A document released by the United Kingdom’s Competition & Market Authority (CMA) outlines Sony’s response to Microsoft's planned acquisition of Activision Blizzard. Interestingly, a line in the document suggests that Sony may be eyeing sometime before 2027 for the PlayStation 6 release.
Section 16 of the document deals with Microsoft’s commitment to keeping Call of Duty on PlayStation, a matter that Microsoft Gaming chief executive officer Phil Spencer has repeatedly addressed publicly. Under this section, a paragraph entitled “duration” has a relevant tidbit.
“Microsoft has offered to continue making Activision’s games available on PlayStation only until 2027. Likewise, in public comments just on October 26, Microsoft said that it plans to offer Call of Duty on PlayStation only ‘as long as that makes sense.’” the statement reads.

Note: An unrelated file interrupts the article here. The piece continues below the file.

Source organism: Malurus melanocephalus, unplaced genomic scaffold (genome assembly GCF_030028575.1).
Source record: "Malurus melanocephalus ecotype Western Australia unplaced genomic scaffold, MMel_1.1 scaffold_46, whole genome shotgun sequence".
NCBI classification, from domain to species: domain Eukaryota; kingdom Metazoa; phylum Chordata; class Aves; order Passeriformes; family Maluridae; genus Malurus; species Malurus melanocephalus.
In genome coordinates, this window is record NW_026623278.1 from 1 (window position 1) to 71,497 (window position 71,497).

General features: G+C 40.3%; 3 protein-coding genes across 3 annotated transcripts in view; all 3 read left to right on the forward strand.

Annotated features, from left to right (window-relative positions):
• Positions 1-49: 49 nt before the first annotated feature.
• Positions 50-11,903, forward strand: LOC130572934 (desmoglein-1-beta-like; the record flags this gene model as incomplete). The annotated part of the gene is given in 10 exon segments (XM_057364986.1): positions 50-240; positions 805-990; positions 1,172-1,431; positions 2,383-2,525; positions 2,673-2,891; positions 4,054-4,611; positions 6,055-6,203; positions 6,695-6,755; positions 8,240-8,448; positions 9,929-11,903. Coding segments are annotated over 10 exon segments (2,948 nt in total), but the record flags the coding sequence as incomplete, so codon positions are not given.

It continues “A period until 2027 - or some other (possibly shorter) time that Microsoft unilaterally determines “makes sense” to Microsoft - is badly inadequate. By the time Sony Interactive Entertainment (SIE) launched the next generation of its PlayStation console (which is likely to occur around [redacted], it would have lost access to Call of Duty and other Activision titles, making it extremely vulnerable to consumer switching and subsequent degradation in its competitiveness.”
The exact release period has been censored on the document but we can glean from the surrounding information that Sony expects to have the PlayStation 6 released before 2027. The PlayStation 5 was released in late 2020 and it would appear that it’s expected to have at least a seven-year lifespan.
Spencer has stated multiple times that Microsoft is willing to create a long-term contract with Sony to keep Call of Duty on PlayStation. He was most recently quoted as saying Xbox is willing to “make a longer-term commitment that Sony would be comfortable with and that regulators would be comfortable with.”